The Ghana Revenue Authority (GRA) has assured that it has put in place enough systems to track and keep all records of deductions done as part of the implementation of the Electronic Transfer Levy (E-Levy).
This follows an order from the Supreme Court charging the GRA to keep accurate records of all e-levy deductions to enable a refund to payees if it is later determined that the law was passed unconstitutionally.
The order from the Supreme Court came after its 7-member panel unanimously dismissed an injunction application by the some Minority members of Parliament to have the implementation of the controversial levy temporarily suspended until the court makes a determination on its substantive case challenging the legality of the E-levy.
The Court said the Republic would suffer a great deal if the government is temporarily stopped from deducting the levy from electronic transfers.
It however noted that mechanisms do exist within the current tax regime to refund payees who have either overpaid or wrongfully paid, and that must be taken advantage of.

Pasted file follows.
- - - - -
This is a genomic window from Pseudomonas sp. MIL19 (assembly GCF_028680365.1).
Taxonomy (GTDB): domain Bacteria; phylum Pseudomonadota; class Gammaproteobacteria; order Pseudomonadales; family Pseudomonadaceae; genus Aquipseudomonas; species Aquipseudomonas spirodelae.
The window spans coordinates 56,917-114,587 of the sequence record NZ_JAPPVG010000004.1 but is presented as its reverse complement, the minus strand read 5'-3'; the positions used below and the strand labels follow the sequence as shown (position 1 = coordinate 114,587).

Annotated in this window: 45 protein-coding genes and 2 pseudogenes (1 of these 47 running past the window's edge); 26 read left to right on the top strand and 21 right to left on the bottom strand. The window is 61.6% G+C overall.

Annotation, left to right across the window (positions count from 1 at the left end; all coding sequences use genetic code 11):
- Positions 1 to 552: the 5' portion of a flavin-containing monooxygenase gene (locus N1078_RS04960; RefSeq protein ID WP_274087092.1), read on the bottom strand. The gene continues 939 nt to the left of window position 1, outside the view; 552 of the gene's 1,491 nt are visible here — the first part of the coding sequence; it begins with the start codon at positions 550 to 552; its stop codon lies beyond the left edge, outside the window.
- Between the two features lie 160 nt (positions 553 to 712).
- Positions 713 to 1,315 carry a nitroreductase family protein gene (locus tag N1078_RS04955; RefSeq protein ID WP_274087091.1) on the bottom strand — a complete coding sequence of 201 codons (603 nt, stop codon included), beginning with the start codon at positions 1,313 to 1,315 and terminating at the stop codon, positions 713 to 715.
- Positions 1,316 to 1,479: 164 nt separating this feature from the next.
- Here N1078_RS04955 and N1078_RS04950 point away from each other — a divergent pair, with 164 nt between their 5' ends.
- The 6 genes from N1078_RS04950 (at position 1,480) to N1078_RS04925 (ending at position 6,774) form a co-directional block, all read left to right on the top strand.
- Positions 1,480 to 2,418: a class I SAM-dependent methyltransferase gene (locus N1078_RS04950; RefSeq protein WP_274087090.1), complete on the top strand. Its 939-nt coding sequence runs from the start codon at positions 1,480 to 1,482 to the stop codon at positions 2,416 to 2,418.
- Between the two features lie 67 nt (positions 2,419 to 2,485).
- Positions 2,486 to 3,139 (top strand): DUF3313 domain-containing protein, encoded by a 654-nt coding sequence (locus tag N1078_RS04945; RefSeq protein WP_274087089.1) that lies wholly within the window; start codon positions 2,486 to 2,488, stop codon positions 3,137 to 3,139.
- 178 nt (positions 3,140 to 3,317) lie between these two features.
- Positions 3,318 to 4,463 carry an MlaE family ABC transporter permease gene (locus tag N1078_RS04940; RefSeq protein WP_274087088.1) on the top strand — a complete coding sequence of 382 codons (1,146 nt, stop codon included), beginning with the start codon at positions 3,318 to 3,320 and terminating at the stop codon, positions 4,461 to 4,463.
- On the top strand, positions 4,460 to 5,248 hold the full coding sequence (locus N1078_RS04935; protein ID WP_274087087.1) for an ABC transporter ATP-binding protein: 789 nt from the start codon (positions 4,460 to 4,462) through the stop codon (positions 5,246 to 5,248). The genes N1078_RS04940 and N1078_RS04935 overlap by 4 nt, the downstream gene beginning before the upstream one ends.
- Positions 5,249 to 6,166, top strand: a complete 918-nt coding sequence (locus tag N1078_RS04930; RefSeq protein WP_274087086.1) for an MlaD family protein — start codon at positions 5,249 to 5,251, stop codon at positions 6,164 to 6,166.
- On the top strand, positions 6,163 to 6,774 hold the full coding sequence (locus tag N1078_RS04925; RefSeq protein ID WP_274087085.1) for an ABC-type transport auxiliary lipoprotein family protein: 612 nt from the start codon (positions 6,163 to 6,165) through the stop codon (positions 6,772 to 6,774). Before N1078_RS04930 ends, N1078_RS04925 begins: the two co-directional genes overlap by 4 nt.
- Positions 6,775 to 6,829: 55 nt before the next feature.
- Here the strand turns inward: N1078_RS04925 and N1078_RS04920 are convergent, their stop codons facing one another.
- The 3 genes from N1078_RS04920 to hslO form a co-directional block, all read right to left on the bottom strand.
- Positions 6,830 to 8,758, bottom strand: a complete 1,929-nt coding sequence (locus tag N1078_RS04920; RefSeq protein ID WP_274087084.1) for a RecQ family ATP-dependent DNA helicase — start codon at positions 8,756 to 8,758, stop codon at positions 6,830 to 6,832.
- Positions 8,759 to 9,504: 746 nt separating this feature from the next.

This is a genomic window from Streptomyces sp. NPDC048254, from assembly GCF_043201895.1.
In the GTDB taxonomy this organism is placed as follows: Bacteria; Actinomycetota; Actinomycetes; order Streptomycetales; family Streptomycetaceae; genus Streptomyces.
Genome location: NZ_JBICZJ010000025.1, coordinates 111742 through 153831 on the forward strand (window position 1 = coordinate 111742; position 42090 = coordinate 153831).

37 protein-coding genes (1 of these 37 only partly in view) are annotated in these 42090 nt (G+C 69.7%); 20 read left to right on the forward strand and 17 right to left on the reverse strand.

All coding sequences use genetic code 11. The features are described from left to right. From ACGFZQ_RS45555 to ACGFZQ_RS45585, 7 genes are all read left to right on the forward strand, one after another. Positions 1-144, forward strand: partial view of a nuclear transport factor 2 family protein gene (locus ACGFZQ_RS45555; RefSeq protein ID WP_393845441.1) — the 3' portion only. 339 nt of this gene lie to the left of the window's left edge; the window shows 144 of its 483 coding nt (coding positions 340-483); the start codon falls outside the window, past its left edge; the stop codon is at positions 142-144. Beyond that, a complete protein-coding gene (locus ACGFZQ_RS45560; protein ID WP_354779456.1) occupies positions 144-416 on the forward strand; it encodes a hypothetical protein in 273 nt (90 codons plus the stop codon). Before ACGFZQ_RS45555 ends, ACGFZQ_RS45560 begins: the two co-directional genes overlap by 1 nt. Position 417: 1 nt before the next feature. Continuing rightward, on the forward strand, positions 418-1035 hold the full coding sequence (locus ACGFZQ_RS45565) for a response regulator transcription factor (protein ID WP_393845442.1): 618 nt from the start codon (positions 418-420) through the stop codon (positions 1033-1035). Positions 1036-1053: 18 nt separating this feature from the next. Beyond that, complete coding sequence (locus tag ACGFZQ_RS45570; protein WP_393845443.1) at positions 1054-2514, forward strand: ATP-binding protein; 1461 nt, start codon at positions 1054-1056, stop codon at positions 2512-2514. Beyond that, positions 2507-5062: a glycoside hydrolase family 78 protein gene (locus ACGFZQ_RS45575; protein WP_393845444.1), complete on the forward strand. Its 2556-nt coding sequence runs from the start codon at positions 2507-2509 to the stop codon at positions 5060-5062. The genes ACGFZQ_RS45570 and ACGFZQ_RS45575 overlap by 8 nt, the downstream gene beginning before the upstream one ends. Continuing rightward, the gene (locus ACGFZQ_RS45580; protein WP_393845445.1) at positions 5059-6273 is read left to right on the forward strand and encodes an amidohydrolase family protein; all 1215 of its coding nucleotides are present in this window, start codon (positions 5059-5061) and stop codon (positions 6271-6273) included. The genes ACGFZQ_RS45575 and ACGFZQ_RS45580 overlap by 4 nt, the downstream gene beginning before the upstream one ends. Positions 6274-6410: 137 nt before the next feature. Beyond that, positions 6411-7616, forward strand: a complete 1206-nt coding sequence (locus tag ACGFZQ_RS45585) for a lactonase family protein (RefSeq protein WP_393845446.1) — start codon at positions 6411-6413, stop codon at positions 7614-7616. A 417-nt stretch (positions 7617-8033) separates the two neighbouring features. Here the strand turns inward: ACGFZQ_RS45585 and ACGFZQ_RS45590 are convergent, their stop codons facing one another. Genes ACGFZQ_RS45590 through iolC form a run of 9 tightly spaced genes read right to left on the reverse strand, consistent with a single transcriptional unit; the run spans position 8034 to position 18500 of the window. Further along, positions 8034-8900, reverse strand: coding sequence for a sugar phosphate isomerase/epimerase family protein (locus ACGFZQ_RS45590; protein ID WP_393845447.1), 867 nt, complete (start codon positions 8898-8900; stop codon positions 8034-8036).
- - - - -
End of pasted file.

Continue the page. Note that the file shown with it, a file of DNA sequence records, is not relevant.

Speaking to Citi News about the order of the apex court, a member of the GRA E-Levy Technical Team, Patrick Frimpong-Danso, said they are ready to provide any records when called upon.
“We’ve sent a format to all the charging entities to report daily to us. So we have a template that we’ve given to all the charging entities and they are reporting everyday transactions to us and the transactions are broken down into different modules. We have on one hand the total value of the E-Levy charged by a charging entity that is both on-net and off-net as well as those that apply to other entities like the banks.”
“Also we are asking for data relating to reversals. So in case the court requests for the data, we have a template in place to help us,” he added.